Born in 1938 in Istanbul (TR)
Lives and works in Paris (FR)

L'arrivée des images

Wood, coloured filters, spots
Dimensions variables
Year of Purchase: 1996

In his 1972 article, “Cultural Confinement,” 1 Robert Smithson described museums and galleries as places where a work undergoes “aesthetic convalescence,” having lost its “charge, and become[ ] a portable object.” This realization made Smithson remove his art from museums in order to utilize a more open, less enclosed space; nature. Other artists, rather than repositioning art in new locations, had chosen to challenge the conditions of exhibition production from the inside by offering specific alternatives. This is the case of Sarkis who, since the 1970s, has been developing a body of work in which the exhibition itself becomes a sort of metaphorical space, located somewhere between the stage, the atelier, the church, and the tour. Rooted in memory, his work combines a history of the place with personal memories, thereby outlining a theatrical space where the universal merges with the singular.

In a 1967 lecture, 2 Michel Foucault defined the term “heterotopia” as those floating spaces which paradoxically comprise and oppose their functional typology, a kind of “counter location,” which, as opposed to the idea of utopia (an ideal location without a place), accurately describes a large part of Sarkis’s work. “Heterotopia,” writes Foucault, “is capable of juxtaposing in a single place several spaces, several locations which are in themselves incompatible.”

L’arrivée des images (The emergence of images) shown by Sarkis in 1995 at the Buvignier Chapel in Verdun corresponds to that definition. If, on the occasion, the artist renounced traditional exhibition space, just as he had done in 1983–84 with the famous À Pierre et Marie, une exposition en travaux (To Pierre and Marie, an exhibition under construction), 3 he nevertheless managed to infuse his project with a sort of contextual indistinguishability between the place of prayer and the exhibition space. On ten wooden tables there were placed ten fragile aquarelles, their pure color blending with the light filtered through window structures with colored panes. Arranged in the nave and in the choir of the chapel, every table appeared as a sort of altar that had exchanged its liturgical function to become an object commemorating some unknown thing. The staging of works (rather than displaying them, since it’s a question of programmed theatricality) endows them with a mysterious power calling for the contemplation of images. The work thus becomes indistinguishable from the exhibition which, in turn, blends together its own function with that of a chapel, even as it surpasses the latter. The result is an indefinite, fluctuating, polymorphous space that unfolds definitively as a heterotopia. For the artist, light (the immaterial, versatile element par excellence) constitutes the principal material of his works. Referring to the green, red, yellow, and blue lights in his play I Love my Lulu (1984), Sarkis said that they were to provoke a “feeling of caress,” and that it was precisely that feeling that emerged vis-à-vis this installation when beams of light passed through color filters of the windows and brushed over the aquarelles. “One light added to another creates a third light, etc. Light cannot stand still,” 4 it creates a vital vibration which, without any other artifice, makes the image emerge. But isn’t it the function of an exhibition to allow for the “emergence of images”?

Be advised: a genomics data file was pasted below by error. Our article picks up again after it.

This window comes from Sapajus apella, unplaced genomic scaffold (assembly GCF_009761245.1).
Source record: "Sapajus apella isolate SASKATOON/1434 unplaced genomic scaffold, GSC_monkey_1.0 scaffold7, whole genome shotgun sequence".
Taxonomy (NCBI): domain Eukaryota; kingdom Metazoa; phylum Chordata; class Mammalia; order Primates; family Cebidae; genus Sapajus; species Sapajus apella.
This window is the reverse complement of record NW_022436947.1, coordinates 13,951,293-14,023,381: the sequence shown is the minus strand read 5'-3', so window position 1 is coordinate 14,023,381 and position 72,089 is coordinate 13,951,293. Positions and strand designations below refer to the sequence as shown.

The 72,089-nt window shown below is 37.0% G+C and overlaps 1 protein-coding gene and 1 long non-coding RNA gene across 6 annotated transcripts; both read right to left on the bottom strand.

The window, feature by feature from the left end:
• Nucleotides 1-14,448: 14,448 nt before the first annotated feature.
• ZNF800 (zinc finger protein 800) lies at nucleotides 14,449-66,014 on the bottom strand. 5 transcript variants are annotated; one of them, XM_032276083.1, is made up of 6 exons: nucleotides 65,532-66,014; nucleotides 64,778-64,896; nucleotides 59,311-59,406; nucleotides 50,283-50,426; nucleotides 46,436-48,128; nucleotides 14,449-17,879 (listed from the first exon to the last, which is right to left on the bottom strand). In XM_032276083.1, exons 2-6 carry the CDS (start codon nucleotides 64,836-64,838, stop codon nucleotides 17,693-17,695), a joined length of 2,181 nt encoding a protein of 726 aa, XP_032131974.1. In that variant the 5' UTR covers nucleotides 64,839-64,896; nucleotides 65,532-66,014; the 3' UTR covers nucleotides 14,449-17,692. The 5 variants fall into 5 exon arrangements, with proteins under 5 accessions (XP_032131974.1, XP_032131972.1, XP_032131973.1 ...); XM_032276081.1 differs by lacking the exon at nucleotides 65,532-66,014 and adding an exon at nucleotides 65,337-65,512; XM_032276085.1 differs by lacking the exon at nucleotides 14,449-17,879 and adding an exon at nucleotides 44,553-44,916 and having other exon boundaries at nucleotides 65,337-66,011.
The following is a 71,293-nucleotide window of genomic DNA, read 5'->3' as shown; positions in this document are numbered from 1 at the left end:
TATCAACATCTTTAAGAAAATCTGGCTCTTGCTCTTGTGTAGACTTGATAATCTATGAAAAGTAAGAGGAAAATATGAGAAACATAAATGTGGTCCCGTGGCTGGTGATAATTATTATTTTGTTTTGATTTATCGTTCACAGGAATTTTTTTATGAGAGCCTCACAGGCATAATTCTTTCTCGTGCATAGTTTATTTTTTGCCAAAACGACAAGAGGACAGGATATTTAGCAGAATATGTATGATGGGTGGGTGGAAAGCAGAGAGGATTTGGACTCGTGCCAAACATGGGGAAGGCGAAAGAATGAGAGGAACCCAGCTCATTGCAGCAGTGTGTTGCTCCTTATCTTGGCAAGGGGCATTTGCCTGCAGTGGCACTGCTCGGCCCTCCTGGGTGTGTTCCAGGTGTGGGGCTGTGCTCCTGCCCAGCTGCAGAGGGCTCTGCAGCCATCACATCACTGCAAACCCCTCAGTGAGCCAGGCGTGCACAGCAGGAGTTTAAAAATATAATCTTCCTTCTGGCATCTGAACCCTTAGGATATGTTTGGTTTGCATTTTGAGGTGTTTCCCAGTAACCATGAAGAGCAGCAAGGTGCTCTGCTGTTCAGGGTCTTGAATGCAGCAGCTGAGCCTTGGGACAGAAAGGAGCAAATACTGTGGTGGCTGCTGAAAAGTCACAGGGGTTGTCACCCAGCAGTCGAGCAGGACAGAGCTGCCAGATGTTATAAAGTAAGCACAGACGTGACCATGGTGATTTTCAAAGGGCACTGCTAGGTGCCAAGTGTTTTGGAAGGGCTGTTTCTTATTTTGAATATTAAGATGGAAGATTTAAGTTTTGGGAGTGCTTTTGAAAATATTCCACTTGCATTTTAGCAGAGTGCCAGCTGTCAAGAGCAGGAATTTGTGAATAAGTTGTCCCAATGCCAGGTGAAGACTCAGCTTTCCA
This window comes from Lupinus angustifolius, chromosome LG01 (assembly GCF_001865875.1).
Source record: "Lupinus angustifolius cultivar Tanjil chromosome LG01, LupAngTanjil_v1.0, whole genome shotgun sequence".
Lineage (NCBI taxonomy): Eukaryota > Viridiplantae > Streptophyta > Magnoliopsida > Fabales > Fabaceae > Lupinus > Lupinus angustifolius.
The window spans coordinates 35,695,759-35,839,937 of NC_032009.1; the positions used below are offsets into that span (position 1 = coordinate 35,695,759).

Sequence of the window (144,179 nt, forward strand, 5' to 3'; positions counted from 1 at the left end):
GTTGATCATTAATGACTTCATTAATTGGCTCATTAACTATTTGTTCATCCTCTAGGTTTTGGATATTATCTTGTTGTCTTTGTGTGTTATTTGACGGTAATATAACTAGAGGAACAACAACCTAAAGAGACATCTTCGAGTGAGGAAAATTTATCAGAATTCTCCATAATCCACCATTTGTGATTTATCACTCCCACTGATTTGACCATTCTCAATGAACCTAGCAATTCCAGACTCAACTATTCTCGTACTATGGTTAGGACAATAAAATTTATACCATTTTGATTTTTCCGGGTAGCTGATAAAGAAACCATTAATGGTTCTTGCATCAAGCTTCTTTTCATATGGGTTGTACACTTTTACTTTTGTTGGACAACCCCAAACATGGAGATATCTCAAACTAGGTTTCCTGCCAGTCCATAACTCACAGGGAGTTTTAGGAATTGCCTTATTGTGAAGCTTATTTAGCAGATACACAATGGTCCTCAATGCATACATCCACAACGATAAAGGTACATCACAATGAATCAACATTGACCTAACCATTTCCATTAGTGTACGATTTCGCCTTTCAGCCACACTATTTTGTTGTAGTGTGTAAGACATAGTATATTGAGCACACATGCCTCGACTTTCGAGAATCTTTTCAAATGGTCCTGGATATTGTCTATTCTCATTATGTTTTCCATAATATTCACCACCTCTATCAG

Guillaume Mansart

1 Robert Smithson, “Cultural Confinement,” Artforum (October 1972), p. 39.

2 Michel Foucault, Conference at the Cercle d’études architecturales, March 14, 1967, transcribed as “Des Espaces autres” in: Architecture, Mouvement, Continuité no. 5 (October 1984), pp. 46–49; reprinted in Dits et Écrits (coll. Quarto, Paris: Gallimard, 2001), vol. II.

3 Sarkis, quoted in “Lexique Sarkis,” a response to a proposition by Christian Bernard, in art press no. 222 (March 1997), pp. 40–46.

4 Sarkis, quoted in “Lexique Sarkis,” a response to a proposition by Christian Bernard, in art press no. 222 (March 1997), pp. 40–46.